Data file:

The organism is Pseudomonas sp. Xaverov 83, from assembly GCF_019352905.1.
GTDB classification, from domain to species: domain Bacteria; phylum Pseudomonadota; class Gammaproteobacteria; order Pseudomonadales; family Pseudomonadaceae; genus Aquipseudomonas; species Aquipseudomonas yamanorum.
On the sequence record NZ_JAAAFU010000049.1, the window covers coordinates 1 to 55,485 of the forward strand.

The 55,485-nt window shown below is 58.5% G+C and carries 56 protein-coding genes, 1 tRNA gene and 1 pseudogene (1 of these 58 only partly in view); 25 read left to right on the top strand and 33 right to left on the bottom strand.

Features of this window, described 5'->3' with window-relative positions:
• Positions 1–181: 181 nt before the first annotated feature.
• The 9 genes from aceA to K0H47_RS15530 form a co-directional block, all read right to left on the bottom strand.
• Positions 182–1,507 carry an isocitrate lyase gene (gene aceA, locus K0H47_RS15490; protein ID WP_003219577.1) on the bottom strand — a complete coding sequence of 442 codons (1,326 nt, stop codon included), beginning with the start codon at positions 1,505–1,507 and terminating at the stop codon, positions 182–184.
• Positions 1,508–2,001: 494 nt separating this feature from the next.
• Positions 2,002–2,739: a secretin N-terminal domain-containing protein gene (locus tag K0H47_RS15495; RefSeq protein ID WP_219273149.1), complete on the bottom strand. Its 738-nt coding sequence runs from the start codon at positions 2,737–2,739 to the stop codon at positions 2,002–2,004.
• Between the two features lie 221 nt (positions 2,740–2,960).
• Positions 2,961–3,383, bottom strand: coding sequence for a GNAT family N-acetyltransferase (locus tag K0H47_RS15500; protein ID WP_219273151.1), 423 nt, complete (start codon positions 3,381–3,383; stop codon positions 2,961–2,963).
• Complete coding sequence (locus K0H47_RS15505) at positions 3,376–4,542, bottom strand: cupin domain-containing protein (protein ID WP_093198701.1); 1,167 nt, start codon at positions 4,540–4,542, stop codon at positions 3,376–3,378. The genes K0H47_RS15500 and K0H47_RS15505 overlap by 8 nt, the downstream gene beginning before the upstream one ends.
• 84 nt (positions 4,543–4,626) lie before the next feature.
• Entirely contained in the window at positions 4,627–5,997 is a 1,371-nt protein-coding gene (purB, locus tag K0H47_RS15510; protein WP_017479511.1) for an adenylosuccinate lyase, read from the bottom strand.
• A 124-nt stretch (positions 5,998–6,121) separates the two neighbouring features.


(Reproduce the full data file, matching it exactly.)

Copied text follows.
The organism is Pseudomonas sp. Xaverov 83, from assembly GCF_019352905.1.
GTDB classification, from domain to species: domain Bacteria; phylum Pseudomonadota; class Gammaproteobacteria; order Pseudomonadales; family Pseudomonadaceae; genus Aquipseudomonas; species Aquipseudomonas yamanorum.
On the sequence record NZ_JAAAFU010000049.1, the window covers coordinates 1 to 55,485 of the forward strand.

The 55,485-nt window shown below is 58.5% G+C and carries 56 protein-coding genes, 1 tRNA gene and 1 pseudogene (1 of these 58 only partly in view); 25 read left to right on the top strand and 33 right to left on the bottom strand.

Features of this window, described 5'->3' with window-relative positions:
• Positions 1–181: 181 nt before the first annotated feature.
• The 9 genes from aceA to K0H47_RS15530 form a co-directional block, all read right to left on the bottom strand.
• Positions 182–1,507 carry an isocitrate lyase gene (gene aceA, locus K0H47_RS15490; protein ID WP_003219577.1) on the bottom strand — a complete coding sequence of 442 codons (1,326 nt, stop codon included), beginning with the start codon at positions 1,505–1,507 and terminating at the stop codon, positions 182–184.
• Positions 1,508–2,001: 494 nt separating this feature from the next.
• Positions 2,002–2,739: a secretin N-terminal domain-containing protein gene (locus tag K0H47_RS15495; RefSeq protein ID WP_219273149.1), complete on the bottom strand. Its 738-nt coding sequence runs from the start codon at positions 2,737–2,739 to the stop codon at positions 2,002–2,004.
• Between the two features lie 221 nt (positions 2,740–2,960).
• Positions 2,961–3,383, bottom strand: coding sequence for a GNAT family N-acetyltransferase (locus tag K0H47_RS15500; protein ID WP_219273151.1), 423 nt, complete (start codon positions 3,381–3,383; stop codon positions 2,961–2,963).
• Complete coding sequence (locus K0H47_RS15505) at positions 3,376–4,542, bottom strand: cupin domain-containing protein (protein ID WP_093198701.1); 1,167 nt, start codon at positions 4,540–4,542, stop codon at positions 3,376–3,378. The genes K0H47_RS15500 and K0H47_RS15505 overlap by 8 nt, the downstream gene beginning before the upstream one ends.
• 84 nt (positions 4,543–4,626) lie before the next feature.
• Entirely contained in the window at positions 4,627–5,997 is a 1,371-nt protein-coding gene (purB, locus tag K0H47_RS15510; protein WP_017479511.1) for an adenylosuccinate lyase, read from the bottom strand.
• A 124-nt stretch (positions 5,998–6,121) separates the two neighbouring features.